Gareth Morgan’s latest plans for a globe-trotting motorcycle trip have hit a brick wall in the shape of Korea’s demilitarised zone.
His route in August would take him and five others, including wife, Jo, through the demilitarised zone (DMZ) from North Korea to South Korea. It has been approved by the usually secretive communist north, and by the United States and New Zealand governments, but not by the capitalist south.
“It’s ironic that I’m a citizen of the free world and I’m struggling to get back into it – it’s not a good look,” Morgan said.
Part of a 40,000-kilometre ride from Russia to New Zealand, the trip would be the first time civilians were allowed through the DMZ, a 250km buffer between the two Koreas, in which movement is controlled by the United Nations.
Morgan has a long-held affinity for the region, which has been divided since the Korean War ended in 1953.
Although he does not sympathise with the harsh North Korean regime, he says dialogue must be opened between all parties. “It’s the New Zealand way – you don’t have to agree with the regime but you’ve got to keep the dialogue up. You don’t isolate and escalate, which is the American way.”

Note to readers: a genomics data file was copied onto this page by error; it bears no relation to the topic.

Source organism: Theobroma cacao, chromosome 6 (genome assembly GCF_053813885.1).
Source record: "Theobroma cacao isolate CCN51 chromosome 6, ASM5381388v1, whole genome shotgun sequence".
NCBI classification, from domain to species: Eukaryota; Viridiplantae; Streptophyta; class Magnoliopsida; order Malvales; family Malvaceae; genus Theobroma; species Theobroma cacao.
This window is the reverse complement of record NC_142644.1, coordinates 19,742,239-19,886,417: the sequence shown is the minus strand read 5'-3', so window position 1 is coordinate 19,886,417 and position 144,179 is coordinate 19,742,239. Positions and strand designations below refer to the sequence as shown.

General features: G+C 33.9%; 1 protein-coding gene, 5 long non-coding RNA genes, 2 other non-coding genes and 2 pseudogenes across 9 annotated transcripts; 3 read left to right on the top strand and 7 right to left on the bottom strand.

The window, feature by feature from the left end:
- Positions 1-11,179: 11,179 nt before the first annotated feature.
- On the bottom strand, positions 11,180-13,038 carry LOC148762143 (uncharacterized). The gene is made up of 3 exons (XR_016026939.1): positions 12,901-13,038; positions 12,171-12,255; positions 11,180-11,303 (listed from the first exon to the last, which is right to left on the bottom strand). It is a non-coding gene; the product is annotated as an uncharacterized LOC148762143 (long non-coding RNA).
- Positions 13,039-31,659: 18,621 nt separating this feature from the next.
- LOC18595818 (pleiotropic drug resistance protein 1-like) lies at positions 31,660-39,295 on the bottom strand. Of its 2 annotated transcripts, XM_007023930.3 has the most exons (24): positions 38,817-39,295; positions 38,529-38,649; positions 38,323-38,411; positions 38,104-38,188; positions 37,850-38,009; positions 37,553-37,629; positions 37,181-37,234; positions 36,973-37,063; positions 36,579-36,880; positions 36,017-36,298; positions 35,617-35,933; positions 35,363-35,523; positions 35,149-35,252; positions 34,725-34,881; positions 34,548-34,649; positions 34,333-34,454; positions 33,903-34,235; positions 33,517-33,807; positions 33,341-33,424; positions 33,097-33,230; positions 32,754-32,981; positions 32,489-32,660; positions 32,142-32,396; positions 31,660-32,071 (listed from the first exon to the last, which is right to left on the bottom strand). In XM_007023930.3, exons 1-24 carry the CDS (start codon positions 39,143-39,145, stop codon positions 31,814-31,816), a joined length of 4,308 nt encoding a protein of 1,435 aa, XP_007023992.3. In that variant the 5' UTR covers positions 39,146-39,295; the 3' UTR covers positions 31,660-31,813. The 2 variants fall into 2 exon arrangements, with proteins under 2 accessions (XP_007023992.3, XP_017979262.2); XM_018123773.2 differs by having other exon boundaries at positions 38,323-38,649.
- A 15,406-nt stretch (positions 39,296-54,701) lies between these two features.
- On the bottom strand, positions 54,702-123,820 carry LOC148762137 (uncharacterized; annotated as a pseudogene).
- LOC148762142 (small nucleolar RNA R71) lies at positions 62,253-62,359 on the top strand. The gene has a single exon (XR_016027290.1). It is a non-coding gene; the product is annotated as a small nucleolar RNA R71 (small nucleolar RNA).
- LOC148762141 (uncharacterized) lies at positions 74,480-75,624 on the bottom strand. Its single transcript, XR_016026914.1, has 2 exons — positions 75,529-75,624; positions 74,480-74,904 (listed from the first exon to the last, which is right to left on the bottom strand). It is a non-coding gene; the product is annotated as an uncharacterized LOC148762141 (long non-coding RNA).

Jaehyun Shim, deputy head of mission at the South Korean Embassy in Wellington, said embassy officials had lobbied the government to handle Morgan’s request favourably.
“We fully understand Dr Morgan’s good intentions – we’ve explained his intentions for peace and unity, but the minister is concerned for his safety,” he said.
Those concerns had been stoked by rising tensions on the peninsula, which reignited after a series of North Korean nuclear missile tests earlier this year.
Problems with the request were compounded by the total lack of communication between the two nations – Shim said the north had not told the south it had cleared Morgan’s group to travel through the DMZ. Opening the DMZ to civilians could also set a precedent, which was one of the “many factors” his government would have to consider, he said.
From retracing Marco Polo’s steps, to traversing the Andes, Gareth and Jo Morgan have criss-crossed the globe and chronicled their adventures in a series of books. The expeditions have become almost a yearly jaunt for the couple, including:
2001: The Himalayas
2002: Bolivia and Peru
2005: Venice to Beijing along the Old Silk Road
2006: Canada, the United States and Mexico
2007: Cape Town to London
2008: Iceland, Norway and Arctic Russia
2010: The Andes
2011: The Amazon Basin